Friday, October 27, 2006

These are a few of my favorite things

I spent a lot of time on the EWTN website yesterday. If you haven't been there, follow the link- it is a veritable treasure trove of all things Catholic. After all of the Titus Chu brouhaha, I felt the need to reconnect with the things I believe. And although I read books all across the spectrum, and derive benefit from most of them, ultimately the truths that I hold to be self-evident are simple- I believe in one God, the Father, Almighty... I believe in Jesus Christ, His only Son, Our Lord... I believe in the Holy Spirit, the Lord, the giver of life... I believe in one, holy, Catholic and apostolic church.

Part of the EWTN site is a huge library of their programming, both television and radio, just audio versions. It's a great source of apologetics material. And as I loaded 12GB of EWTN programming onto my hard drive, I thought about favorite books of mine. My shelves are loaded with books, I have books on top of books, and books in the attic in boxes, but there are a select number that are exempt from the attic treatment and will always have a place on the shelf of any place that I call home.

Rome, Sweet Home by Scott and Kimberly Hahn is one of those books. This is the story of their conversion to the Catholic Church and the avenues they took to get there. I first stumbled upon Scott Hahn in the late 80's, during a guest appearance on the Mother Angelica Live program. He gave an abbreviated version of his testimony and I found it very compelling. At the end of the show they flashed a toll-free number on the screen where you could get the tape of his that was making the rounds (which is now simply known as THE TAPE). Free is good, and the tape became mine, one more step on the road for me.

But not the first step. In 1988 I was about to enter my second year at Bowling Green State University. Before leaving for the fall semester I went book shopping, and one of my stops was a small store in Elyria known as The Search. The Search was a Catholic bookstore, and I wasn't Catholic at the time, but they carried Thomas Merton titles and Merton was, is and always will be THE MAN. I browsed the selections and one title caught my eye. I had never heard of the author, Karl Keating, but the title caught my fancy- Catholicism vs Fundamentalism: The Attack on Romanism by Bible Christians. Hmm. And it looked like it might have some meat to it, too- it didn't have large print and it had no pictures :) I placed my $12.95 on the counter, plus 6% sales tax, and walked out with it.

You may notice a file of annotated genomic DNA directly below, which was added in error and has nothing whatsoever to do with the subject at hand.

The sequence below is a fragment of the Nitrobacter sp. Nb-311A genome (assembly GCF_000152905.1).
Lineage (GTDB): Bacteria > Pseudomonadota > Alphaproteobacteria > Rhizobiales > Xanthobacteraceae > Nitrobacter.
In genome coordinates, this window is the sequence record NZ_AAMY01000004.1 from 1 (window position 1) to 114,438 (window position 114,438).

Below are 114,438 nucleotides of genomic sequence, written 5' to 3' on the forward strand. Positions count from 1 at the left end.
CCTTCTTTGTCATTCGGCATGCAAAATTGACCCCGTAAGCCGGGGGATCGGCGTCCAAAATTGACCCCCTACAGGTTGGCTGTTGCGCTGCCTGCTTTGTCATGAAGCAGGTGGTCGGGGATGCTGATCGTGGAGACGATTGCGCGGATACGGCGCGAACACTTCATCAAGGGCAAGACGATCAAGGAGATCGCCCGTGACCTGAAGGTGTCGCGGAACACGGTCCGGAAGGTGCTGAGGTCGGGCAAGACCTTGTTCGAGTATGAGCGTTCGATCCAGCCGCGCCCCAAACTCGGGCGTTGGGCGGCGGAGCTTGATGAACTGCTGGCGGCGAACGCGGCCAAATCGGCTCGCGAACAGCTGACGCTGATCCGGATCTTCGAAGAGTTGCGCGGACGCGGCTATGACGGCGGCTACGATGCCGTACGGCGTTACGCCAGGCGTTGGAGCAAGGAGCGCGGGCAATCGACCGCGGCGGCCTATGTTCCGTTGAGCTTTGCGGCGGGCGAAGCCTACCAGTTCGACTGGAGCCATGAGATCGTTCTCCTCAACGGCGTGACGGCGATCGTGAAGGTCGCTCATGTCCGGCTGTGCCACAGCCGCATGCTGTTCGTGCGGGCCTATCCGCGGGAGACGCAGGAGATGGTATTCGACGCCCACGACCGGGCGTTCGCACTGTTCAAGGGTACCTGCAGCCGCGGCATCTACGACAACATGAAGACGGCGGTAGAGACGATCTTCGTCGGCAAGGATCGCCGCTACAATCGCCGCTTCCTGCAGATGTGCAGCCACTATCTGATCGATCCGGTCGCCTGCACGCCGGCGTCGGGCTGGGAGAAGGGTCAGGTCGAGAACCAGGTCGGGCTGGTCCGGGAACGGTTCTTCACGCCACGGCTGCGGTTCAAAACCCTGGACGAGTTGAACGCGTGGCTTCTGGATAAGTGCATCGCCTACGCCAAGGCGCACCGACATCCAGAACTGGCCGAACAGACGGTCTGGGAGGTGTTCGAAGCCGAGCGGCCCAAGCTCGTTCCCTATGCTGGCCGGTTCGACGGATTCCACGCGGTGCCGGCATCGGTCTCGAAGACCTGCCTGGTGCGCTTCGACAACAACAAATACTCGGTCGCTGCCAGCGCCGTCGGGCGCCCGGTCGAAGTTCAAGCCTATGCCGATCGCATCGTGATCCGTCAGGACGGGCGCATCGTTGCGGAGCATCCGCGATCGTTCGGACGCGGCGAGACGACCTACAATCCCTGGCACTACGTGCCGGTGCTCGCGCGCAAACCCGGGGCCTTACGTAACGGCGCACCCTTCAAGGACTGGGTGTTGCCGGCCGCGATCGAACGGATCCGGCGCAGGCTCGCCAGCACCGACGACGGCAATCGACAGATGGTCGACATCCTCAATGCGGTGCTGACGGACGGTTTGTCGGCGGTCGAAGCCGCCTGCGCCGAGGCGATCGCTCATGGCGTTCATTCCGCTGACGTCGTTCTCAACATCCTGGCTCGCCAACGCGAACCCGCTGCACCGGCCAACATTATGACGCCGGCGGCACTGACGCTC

Oh, man. What a book. Karl Keating may be relegated to the back of the apologetics bus these days by the young guns who speak sharply and carry an arrogant stick, but Keating started the new emphasis on Catholic apologetics. Without Catholicism and Fundamentalism there is no Envoy magazine, there is no St. Joseph's Communications, Scott Hahn probably stays a professor at a small Catholic college in Illinois, and Catholics the world over continue to cower whenever someone asks them why they call their priest "Father". This is a very readable book which covers specific organizations and their objections to Catholicism in part one, the Scriptural support for Catholic teaching in part two, and apologetics resources in part three. If you are going to start an apologetics library on a limited budget, this is the first book to get.

Another good testimony book to get would be My Life On The Rock by Jeff Cavins. Jeff used to host Life On The Rock on EWTN, hence the name. You might think that testimony books would all tread the same water, but that isn't the case. Where Scott Hahn's book concentrates on theological matters, all the while with a personal touch, the Cavins book is a little more personal with theology on the passenger's side.

Radio Replies by Fathers Leslie Rumble and Charles Carty is a three volume set of questions and answers concerning Catholicism, which were submitted to the authors' radio show in the 40's. As such, there are a few answers which are a little dated, but there are a lot more answers which are right on the money. The print is small, and some of the answers are a little involved, but it serves its purpose as a mini encyclopedia of apologetics, organized by topic.

On the other side of the coin, there are two books that I like which purport to contain the answers to Catholicism's "outlandish" claims. Evangelical Answers by Eric Svendsen and The Roman Catholic Controversy by James White are interesting in that they have unique arguments; they aren't just cold leftovers from a cursory reading of Lorainne Boettner's Roman Catholicism (a large book which is horrible). I obviously disagree with the conclusions of these books, but I find them valuable just the same. It is better to hear the other side of an argument straight from primary sources and not just what someone thinks they said.

Check out these websites for more information on these books:
Scott Hahn
Karl Keating
Jeff Cavins
Radio Replies
Eric Svendsen
James White


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